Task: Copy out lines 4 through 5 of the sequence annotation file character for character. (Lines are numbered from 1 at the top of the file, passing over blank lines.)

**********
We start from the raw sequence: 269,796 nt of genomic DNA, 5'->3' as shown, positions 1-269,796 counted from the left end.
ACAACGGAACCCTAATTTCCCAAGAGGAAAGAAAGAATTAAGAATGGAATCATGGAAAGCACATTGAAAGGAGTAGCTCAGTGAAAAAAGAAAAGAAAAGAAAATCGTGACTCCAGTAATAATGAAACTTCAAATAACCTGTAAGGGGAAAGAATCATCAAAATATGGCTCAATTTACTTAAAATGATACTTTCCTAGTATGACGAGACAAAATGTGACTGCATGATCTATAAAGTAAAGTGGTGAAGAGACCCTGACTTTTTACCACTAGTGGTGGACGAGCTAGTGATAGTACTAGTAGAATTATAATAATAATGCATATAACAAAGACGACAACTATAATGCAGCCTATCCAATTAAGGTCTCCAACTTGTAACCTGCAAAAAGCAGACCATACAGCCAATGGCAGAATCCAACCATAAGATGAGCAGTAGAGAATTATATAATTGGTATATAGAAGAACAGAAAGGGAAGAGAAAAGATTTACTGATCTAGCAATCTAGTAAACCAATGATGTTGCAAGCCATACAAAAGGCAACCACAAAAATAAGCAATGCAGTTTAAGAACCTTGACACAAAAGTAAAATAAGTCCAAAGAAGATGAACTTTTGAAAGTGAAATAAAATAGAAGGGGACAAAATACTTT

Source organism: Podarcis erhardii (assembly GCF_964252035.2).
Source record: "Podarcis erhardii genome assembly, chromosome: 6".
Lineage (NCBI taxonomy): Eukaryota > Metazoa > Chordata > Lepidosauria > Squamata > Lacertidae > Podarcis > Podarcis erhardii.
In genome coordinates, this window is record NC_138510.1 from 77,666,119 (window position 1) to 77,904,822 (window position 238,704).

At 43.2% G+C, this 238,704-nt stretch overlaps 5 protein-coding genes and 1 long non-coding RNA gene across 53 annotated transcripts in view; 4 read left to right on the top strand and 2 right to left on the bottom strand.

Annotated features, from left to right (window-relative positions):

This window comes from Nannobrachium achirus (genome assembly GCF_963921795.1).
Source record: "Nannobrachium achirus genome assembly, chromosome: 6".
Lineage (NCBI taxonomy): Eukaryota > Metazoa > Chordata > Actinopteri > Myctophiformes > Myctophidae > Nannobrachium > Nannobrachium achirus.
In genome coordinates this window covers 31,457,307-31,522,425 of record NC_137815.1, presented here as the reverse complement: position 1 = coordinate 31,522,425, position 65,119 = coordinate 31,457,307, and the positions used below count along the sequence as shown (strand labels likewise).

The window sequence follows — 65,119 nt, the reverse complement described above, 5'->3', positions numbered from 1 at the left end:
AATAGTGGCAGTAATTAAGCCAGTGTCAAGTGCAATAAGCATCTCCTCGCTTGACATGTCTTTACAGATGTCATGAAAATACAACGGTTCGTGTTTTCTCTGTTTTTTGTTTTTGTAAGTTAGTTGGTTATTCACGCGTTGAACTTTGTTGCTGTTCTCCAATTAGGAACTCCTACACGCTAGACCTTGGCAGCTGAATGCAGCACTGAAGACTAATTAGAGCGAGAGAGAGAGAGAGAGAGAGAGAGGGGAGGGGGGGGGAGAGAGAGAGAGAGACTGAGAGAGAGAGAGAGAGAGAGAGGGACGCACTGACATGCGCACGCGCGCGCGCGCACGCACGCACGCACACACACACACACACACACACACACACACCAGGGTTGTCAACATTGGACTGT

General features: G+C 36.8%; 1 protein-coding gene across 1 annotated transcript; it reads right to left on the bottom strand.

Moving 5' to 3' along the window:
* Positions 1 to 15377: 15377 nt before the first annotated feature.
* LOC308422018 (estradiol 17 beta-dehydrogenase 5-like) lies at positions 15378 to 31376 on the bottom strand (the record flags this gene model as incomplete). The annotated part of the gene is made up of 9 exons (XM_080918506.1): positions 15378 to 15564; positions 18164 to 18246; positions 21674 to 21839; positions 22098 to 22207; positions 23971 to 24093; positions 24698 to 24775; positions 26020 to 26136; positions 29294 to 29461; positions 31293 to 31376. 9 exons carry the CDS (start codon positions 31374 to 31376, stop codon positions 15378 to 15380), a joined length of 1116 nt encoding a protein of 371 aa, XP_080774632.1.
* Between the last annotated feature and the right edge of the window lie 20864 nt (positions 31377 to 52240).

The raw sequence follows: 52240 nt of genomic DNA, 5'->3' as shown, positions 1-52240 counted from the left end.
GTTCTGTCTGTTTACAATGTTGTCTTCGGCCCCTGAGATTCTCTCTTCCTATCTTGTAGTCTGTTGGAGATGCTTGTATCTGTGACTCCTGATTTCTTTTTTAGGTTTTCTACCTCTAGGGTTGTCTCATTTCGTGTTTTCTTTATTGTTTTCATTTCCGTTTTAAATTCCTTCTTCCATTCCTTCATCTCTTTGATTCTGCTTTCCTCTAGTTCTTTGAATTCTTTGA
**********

Source record: "Podarcis erhardii genome assembly, chromosome: 6".
Lineage (NCBI taxonomy): Eukaryota > Metazoa > Chordata > Lepidosauria > Squamata > Lacertidae > Podarcis > Podarcis erhardii.